WASHINGTON BUREAU — Elizabeth Warren today called American International Group Inc. (NYSE:AIG) a “corporate Frankenstein,” and analysts questioned how well the company can do without government help.
Elizabeth Warren, chairman of the Congressional Oversight Panel on the Troubled Asset Relief Program, appeared along with the analysts, AIG executives and others at a panel hearing on AIG, New York.
Warren, a Harvard bankruptcy law professor who once was famous in the insurance industry mainly for quantifying the effects of health problems on home mortgage foreclosure rates, praised the House and Senate for developing financial services bills that “create a much better process for monitoring systemically important firms and winding them down if they falter — a process designed precisely as a response to the wildly expensive and unruly bailouts of companies like AIG.”
AIG is “a conglomeration of banking and insurance and investment interests that defied regulatory oversight and that would not have fit easily into the existing bankruptcy structure,” Warren said.
“The rescue of the American International Group was so extraordinary that it bypassed the entire legal process of bankruptcy,” Warren said. “In saving AIG, the government invented a new process out of whole cloth, a parallel set of rules devised and executed for the benefit of only one company.”
At an earlier TARP Congressional Oversight Panel hearing, Warren suggested that giant financial institutions need the corporate equivalent of “living wills,” or arrangements for shutting them down if they become incapacitated.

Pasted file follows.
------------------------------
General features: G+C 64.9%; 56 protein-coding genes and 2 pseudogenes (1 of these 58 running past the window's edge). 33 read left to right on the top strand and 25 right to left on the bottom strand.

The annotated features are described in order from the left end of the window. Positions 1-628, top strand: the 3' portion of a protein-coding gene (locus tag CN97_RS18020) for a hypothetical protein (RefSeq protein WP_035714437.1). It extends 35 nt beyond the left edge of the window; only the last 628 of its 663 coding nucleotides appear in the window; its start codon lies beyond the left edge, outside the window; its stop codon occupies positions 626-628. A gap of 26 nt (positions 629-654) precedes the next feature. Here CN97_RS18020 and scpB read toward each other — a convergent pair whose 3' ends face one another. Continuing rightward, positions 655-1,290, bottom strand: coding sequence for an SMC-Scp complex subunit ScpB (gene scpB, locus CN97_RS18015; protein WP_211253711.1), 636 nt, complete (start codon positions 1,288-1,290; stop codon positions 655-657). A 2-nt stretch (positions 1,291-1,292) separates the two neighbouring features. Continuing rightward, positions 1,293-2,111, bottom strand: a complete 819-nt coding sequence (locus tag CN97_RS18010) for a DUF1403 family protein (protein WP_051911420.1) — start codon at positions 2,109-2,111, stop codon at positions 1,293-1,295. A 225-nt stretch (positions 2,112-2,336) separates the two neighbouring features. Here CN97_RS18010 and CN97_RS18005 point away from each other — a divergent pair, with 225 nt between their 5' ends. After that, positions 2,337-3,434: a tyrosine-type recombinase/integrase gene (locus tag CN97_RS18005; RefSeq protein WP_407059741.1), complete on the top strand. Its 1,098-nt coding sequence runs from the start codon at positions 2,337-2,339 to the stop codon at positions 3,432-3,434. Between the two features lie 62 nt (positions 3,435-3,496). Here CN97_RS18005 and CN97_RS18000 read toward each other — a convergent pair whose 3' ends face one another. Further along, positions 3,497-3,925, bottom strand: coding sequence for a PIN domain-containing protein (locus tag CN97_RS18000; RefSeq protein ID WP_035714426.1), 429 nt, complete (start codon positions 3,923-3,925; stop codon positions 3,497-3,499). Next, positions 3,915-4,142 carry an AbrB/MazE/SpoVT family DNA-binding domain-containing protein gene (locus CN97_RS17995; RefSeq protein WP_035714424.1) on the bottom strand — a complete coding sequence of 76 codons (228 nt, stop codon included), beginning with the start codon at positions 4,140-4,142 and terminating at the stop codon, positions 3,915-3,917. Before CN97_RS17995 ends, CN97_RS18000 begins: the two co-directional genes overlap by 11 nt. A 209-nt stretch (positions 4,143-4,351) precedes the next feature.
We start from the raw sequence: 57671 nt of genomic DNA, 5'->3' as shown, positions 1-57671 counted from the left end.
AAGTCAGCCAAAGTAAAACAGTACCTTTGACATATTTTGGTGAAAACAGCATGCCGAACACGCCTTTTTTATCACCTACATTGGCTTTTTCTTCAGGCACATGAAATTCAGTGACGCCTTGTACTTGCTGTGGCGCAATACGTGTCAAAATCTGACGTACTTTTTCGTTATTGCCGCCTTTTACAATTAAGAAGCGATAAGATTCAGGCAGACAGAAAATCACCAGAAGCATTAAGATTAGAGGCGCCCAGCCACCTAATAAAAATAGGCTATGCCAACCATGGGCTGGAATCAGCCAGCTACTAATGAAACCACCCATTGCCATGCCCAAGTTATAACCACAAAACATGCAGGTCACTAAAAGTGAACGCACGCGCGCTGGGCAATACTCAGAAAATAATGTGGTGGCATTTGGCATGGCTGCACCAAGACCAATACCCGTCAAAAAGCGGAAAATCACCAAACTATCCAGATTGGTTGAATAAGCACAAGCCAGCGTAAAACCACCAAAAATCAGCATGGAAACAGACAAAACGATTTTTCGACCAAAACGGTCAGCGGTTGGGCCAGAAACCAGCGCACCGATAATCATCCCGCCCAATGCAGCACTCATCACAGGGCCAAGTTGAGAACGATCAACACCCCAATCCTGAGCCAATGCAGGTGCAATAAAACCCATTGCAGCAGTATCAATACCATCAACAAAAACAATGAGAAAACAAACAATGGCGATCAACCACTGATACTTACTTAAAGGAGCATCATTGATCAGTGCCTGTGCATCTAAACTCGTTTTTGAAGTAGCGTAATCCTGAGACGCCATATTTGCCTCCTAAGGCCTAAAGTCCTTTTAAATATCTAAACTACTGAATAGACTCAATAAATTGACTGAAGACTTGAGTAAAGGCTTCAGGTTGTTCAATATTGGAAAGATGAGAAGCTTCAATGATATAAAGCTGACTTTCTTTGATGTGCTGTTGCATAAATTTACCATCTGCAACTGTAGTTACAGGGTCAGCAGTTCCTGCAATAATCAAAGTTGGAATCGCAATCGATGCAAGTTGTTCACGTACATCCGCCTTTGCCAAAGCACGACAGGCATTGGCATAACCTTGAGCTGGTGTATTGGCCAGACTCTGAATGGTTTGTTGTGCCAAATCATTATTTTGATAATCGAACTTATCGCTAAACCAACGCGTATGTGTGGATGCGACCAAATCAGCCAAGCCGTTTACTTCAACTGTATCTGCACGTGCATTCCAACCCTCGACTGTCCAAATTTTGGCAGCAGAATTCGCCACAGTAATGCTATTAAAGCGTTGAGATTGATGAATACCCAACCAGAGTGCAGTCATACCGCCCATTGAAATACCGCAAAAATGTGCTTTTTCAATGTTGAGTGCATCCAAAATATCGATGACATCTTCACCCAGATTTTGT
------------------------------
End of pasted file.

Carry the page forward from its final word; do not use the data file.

THE VIEW FROM AIG
AIG President Robert Benmosche testified at today’s hearing that AIG is on a “clear path” to repaying the government and “remaking itself into a more streamlined and focused company.”
“We are redefining our strategy, restoring our financial strength, strengthening our key businesses, bolstering our corporate governance, instilling a focus on performance management, and making strategic hires to ensure that our remaining businesses thrive,” Benmosche said.
AIG has become less reliant on government aid and is better able to tap the capital markets, Benmosche said.
AIG also is working hard to sell its AIA and Alico units, for a total of $51 billion, and the insurance businesses that AIG is keeping are doing better, Benmosche said.
An annuity unit, SunAmerica Financial Group, reported $1.1 billion in operating income in the first quarter, up from an operating loss of $160 million in the first quarter of 2009, thanks to an increase in investment income and expansion of its distribution network, Benmosche said.
“The business has continued to stabilize and will continue to pay a key role in AIG’s diversification of income,” he said.
THE ANALYSTS WEIGH IN
Rodney Clark, a managing director at Standard & Poor’s Rating Services, New York, and Clifford Gallant, head of property and casualty research at Keefe, Bruyette and Woods, New York, said they have concerns about how well AIG will do when the government starts to pull out.
The capital of AIG’s insurance subsidiaries is “generally insulated by state insurance laws and regulations” from problems at the parent company and non-insurance affiliates, Clark said.